Wednesday, October 05, 2005


Has anybody ever pondered why the teams in the NFL are destined to mediocrity when injuries befall on the franchise? It makes it clear that the criterion in the professional World of football isn't more like baseball. In baseball, at least fan can be given hopes to anticipate. This thing came to my notice when a false rumor last week made a commotion. The rumor was the Packers intention to trade Brett Favre, who still can compete, to the New York Jets. Moreover the Packers also proved in Carolina that they don't have enough competent players to win a significant road game. Their only hope is that they exist in in the league's worst division, the NFC North. But where Favre is concerned, I think if he goes on to play with the Jets, the Jets will take the chance. They will once again come back in business. Playing for either of the teams will only add to Favre’s experience and even if he decides to retire after the season, he will definitely close out his career on a winning note. But here! here! it is just a cloud-cuckoo-land because of the rigid rules of the NFL salary cap since the Jets money is stuck up into quarterback Chad Pennington who isn't keeping good health, while Favre is the Packers' No. 1 salaried player. And if the Jets acquire Favre they will have to pay Favre's salary (and also Pennington's), but in return this will affect their salary. In that case the Packers would also be allowed to take Favre's base salary off of their cap.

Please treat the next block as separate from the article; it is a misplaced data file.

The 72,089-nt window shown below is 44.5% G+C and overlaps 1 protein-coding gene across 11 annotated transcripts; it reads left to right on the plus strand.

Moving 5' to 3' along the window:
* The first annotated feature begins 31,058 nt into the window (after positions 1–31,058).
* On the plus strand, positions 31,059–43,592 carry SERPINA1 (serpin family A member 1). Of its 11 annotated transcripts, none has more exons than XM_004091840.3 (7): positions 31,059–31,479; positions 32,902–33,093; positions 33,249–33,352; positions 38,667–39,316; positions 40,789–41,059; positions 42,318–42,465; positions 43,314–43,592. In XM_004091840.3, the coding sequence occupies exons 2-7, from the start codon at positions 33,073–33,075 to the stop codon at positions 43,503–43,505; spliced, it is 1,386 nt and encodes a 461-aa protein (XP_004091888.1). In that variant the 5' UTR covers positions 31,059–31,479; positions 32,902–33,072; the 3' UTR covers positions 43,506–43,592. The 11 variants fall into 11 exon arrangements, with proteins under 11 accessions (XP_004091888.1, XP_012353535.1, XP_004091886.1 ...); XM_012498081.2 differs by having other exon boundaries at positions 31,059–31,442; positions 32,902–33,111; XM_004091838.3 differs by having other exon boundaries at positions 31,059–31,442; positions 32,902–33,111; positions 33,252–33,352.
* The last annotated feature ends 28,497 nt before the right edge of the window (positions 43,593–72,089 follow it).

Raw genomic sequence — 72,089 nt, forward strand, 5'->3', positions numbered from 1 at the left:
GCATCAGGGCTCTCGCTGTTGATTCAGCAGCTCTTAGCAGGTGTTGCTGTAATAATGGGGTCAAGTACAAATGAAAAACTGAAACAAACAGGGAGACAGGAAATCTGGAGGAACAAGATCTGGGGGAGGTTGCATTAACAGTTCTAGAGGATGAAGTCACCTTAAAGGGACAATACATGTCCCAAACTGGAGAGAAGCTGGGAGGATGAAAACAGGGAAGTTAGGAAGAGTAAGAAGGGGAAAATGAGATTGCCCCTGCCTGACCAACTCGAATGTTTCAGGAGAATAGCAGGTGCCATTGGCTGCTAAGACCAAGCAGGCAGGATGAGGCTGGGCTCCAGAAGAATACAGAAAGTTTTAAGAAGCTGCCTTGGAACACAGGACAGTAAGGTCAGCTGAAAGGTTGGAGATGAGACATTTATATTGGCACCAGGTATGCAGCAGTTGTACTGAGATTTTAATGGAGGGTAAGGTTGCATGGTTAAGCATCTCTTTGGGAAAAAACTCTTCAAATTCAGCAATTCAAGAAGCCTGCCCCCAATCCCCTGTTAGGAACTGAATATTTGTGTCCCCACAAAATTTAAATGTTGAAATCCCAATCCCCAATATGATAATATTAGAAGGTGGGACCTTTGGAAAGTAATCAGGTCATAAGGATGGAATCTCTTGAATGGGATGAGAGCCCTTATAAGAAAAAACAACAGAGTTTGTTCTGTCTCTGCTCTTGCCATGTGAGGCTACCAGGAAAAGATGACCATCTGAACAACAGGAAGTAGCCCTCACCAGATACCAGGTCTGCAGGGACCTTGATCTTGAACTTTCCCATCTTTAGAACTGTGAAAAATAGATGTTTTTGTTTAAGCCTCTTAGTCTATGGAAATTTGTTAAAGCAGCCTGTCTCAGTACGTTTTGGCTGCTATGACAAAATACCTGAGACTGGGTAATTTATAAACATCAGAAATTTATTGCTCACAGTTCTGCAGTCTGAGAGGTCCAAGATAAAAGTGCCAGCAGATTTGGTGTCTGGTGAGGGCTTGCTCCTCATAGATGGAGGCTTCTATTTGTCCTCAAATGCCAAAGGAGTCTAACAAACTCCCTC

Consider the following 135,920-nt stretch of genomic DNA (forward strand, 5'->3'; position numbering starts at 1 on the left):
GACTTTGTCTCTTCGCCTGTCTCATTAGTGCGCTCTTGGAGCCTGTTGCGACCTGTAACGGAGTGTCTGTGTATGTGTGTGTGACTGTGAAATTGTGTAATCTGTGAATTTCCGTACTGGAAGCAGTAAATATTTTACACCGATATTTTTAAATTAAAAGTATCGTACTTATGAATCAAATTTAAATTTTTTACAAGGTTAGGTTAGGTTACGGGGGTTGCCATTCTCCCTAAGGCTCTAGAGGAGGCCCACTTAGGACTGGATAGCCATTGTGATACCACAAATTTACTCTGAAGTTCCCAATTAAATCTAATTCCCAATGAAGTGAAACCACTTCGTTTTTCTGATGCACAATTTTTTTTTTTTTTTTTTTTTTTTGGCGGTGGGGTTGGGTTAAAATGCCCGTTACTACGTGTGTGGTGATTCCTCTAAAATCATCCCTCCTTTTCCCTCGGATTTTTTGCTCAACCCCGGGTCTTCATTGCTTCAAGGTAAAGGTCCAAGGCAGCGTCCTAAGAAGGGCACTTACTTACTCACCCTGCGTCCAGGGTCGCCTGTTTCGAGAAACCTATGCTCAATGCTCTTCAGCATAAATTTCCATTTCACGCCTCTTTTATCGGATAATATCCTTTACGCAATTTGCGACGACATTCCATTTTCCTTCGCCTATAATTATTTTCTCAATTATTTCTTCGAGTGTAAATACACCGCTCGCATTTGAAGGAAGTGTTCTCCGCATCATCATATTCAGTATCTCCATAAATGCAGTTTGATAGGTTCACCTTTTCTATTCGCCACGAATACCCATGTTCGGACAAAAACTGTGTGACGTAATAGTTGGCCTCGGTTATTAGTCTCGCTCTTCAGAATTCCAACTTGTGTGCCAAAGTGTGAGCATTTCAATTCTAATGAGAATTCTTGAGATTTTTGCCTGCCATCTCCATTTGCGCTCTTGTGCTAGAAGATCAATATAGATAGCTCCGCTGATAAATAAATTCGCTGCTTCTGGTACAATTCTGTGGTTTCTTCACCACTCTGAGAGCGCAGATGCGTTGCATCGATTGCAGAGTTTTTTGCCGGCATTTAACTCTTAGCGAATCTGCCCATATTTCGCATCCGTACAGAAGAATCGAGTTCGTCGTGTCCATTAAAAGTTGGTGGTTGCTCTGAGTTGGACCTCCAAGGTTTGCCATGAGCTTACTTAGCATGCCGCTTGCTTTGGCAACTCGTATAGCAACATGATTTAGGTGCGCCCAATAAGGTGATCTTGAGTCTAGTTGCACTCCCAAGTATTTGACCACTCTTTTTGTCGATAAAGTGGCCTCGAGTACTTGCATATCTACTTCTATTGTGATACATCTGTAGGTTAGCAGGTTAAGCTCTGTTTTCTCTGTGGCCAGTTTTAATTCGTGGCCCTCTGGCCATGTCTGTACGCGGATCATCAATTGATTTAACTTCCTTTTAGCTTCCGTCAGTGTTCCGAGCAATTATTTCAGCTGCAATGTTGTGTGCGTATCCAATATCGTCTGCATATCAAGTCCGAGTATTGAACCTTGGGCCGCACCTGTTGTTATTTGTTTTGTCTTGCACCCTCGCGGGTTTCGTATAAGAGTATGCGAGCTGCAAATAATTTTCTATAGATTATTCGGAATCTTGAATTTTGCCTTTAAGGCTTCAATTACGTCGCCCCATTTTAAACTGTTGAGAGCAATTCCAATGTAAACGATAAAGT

There is one more reason that this trade won’t ever happen. Let’s face it! General Managers of most NFL teams always prefer the players with status quo and are wealthy because in this case their only worry is to pick the right players in the draft.


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